Gallitzin has the tenth-highest elevation of towns in Pennsylvania, at 2,167 feet (661 m).[14]


Historical population

As of the census[16] of 2000, there were 1,756 people, 700 households, and 476 families residing in the borough. The population density was 2,396.0 inhabitants per square mile (925.1/km2). There were 763 housing units at an average density of 1,041.1 per square mile (402.0/km2). The racial makeup of the borough was 98.86% White, 0.11% African American, 0.23% Native American, 0.06% Asian, and 0.74% from two or more races. Hispanic or Latino of any race were 0.85% of the population.

There were 700 households, out of which 30.1% had children under the age of 18 living with them, 50.7% were married couples living together, 12.3% had a female householder with no husband present, and 31.9% were non-families. 29.0% of all households were made up of individuals, and 15.7% had someone living alone who was 65 years of age or older. The average household size was 2.51 and the average family size was 3.10.

In the borough the population was spread out, with 23.1% under the age of 18, 9.9% from 18 to 24, 28.6% from 25 to 44, 21.9% from 45 to 64, and 16.6% who were 65 years of age or older. The median age was 37 years. For every 100 females there were 88.6 males. For every 100 females age 18 and over, there were 87.4 males.

The median income for a household in the borough was $32,386, and the median income for a family was $38,438. Males had a median income of $29,022 versus $19,550 for females. The per capita income for the borough was $14,216. About 7.2% of families and 10.2% of the population were below the poverty line, including 13.1% of those under age 18 and 10.3% of those age 65 or over.

Notable people[edit]


  1. ^ Five ways through the Appalachians east to west: Around the bottom (plains or Piedmont area) in Georgia, the Cumberland Gap, the Cumberland Narrows, the gaps of the Allegheny Front, and up the Hudson River then around the north end of the Catskills and across upstate New York, the so called level water route to the Great Lakes. All other transits involve difficult climbs a man on foot can only make with great difficulty, and which animal drawn transport could not.


  1. ^ "ArcGIS REST Services Directory". United States Census Bureau. Retrieved October 12, 2022.
  2. ^ a b U.S. Geological Survey Geographic Names Information System: Gallitzin, Pennsylvania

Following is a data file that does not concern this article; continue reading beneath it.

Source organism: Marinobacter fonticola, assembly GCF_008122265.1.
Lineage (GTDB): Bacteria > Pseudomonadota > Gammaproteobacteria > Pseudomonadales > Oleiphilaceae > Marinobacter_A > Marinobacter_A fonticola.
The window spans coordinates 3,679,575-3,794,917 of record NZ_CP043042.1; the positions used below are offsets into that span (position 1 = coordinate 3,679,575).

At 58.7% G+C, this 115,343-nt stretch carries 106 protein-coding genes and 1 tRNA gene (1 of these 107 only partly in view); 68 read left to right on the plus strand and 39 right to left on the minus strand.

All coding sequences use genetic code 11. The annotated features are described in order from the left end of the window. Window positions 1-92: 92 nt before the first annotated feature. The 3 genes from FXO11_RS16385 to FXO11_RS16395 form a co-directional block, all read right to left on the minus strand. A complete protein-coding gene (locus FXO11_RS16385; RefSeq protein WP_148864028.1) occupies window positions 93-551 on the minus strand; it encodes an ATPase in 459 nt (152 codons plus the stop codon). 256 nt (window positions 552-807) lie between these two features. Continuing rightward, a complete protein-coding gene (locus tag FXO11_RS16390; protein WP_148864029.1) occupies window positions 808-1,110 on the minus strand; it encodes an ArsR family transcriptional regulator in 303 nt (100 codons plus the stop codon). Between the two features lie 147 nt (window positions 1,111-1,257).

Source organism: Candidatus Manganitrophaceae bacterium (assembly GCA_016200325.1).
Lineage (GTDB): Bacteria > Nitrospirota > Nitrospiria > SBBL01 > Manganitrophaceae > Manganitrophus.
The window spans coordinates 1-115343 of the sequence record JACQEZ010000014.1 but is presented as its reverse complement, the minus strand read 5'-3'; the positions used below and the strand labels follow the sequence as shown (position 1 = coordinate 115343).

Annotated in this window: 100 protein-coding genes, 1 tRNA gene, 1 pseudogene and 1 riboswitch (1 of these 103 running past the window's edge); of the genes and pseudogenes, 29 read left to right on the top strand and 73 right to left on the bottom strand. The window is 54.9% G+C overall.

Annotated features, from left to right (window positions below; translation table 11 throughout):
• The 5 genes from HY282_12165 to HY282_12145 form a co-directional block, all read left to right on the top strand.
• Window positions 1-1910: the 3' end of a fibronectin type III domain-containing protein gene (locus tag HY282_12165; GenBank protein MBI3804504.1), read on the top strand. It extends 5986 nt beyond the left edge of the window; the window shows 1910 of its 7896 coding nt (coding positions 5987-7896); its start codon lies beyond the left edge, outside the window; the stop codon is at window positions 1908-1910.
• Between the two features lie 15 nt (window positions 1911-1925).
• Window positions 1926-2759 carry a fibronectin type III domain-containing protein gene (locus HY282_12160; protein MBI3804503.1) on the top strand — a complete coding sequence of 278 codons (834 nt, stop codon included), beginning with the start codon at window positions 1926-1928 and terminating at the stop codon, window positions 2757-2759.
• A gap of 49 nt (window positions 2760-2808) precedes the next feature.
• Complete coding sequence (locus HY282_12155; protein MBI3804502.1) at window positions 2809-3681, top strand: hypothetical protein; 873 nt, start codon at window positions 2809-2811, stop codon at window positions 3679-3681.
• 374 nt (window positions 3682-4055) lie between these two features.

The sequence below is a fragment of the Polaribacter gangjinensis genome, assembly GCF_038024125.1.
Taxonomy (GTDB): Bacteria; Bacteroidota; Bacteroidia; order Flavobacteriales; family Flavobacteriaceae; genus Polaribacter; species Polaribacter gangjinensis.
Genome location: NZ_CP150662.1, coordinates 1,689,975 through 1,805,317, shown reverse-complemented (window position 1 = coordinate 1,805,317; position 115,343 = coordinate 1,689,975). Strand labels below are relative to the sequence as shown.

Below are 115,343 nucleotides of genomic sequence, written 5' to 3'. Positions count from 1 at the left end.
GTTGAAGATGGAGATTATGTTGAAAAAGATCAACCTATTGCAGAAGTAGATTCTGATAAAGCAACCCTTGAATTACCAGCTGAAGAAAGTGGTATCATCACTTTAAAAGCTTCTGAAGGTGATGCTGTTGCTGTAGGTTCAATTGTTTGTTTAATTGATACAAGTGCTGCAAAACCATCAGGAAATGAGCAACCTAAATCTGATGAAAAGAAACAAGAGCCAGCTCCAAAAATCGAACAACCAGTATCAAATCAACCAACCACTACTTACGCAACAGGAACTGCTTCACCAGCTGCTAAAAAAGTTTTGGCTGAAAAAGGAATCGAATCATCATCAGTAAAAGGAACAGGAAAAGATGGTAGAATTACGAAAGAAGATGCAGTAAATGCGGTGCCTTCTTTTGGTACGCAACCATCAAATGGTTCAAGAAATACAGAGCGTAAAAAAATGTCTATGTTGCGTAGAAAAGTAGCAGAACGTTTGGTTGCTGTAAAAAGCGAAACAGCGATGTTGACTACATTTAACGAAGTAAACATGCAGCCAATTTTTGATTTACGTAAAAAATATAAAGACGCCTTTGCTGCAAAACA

3. ^ a b "Census Population API". United States Census Bureau. Retrieved Oct 12, 2022.
  4. ^ a b c Josephy Jr., Alvin M., ed. (1961). The American Heritage Book of Indians. American Heritage Publishing Co., Inc. p. 197. LCCN 61-14871. Some, maybe many, escaped from the long nightmare to the intact tribes beyond the [colonies'] borders; the Narraganset went to Maine and turn [into] Abnaki by the hundreds, maybe thousands, after King Philip's War; and the parade of Tuscarora plodding north to the Iroquois took 100 years to pass.  But one after the other of the intact tribes marched to destruction in their turn in the major colonial wars from 1689 to 1763, echoes for the most part of European wars between France and England, but in America, fought on the American plan, with as much use as possible of Indian allies.
  5. ^ American Heritage's editors present the Erie, Neutrals, Tabacco, and Huron had all been overcome by the Iroquois by around 1649-1656, the Erie being the last to fall in that year. Note the conflict with data of 1662's alliance.
  6. ^ ERIE HISTORY,, 2016-0612
  7. ^ ERIE HISTORY,, 2016-0612, quote: "In 1662 the Susquehannock told the Dutch they expected 800 Honniasont warriors to join them in their war with the Iroquois. Honniasont is a Iroquoian word meaning "wearing something around the neck" and refers to the Black Mingua habit of wearing a black badge on their chests. The Honniasont (Black Mingua) are believed to have been a division of the Erie that lived around the upper Ohio River in western Pennsylvania. 800 warriors would require a population in excess of 3,000 and may have been an exaggeration (Susquehannock or Dutch). It does, however, indicate that there was a large group still free in 1662, but they were gone by 1679."
  8. ^ Alternative nicknames of the later Mingo tribe who definitely lived west of the mountains & shared Iroquoian ancestry with and the commonalities with the Black Mingua name suggest the Erie remnants also became the seed tribe of the new Mingos.
  9. ^ J. Simpson Africa (1883). LOUIS H. EVERTS (ed.). "HISTORY OF HUNTINGDON AND BLAIR COUNTIES, PENNSYLVANIA, subtitle: The Tory Expedition to Kittanning". Philadelphia: J.B. Lippincott & Co. p. 26. ...a sufficient force to garrison the frontier defenses, a large body of scouts was sent out to traverse the country along the eastern base of the Allegheny Mountain, watch the gaps, and note the approach of the expected invaders.
  10. ^ J. Simpson Africa (1883). LOUIS H. EVERTS (ed.). "HISTORY OF HUNTINGDON AND BLAIR COUNTIES, PENNSYLVANIA: The Indians grow Troublesome". Philadelphia: J.B. Lippincott & Co. p. 24. On the 30th of the same month, Maj. Robert Cluggage, in writing to Col. Piper from Huntingdon, reports that lurking bands of Indians had been at one of the gaps of the Allegheny, and that...
  11. ^ Gannett, Henry (1905). The Origin of Certain Place Names in the United States. Govt. Print. Off. pp. 134.
  12. ^ a b "Geographic Identifiers: 2010 Demographic Profile Data (G001): Gallitzin borough, Pennsylvania". U.S. Census Bureau, American Factfinder. Archived from the original on March 16, 2015. Retrieved March 12, 2015.
  13. ^ "US Gazetteer files: 2010, 2000, and 1990". United States Census Bureau. 2011-02-12. Retrieved 2011-04-23.
  14. ^ Highest Elevation of Towns in Pennsylvania
  15. ^ "Census of Population and Housing". U.S. Census Bureau. Retrieved 11 December 2013.
  16. ^ a b "U.S. Census website". United States Census Bureau. Retrieved 2008-01-31.
  17. ^ "Incorporated Places and Minor Civil Divisions Datasets: Subcounty Resident Population Estimates: April 1, 2010 to July 1, 2012". Population Estimates. U.S. Census Bureau. Archived from the original on 11 June 2013. Retrieved 11 December 2013.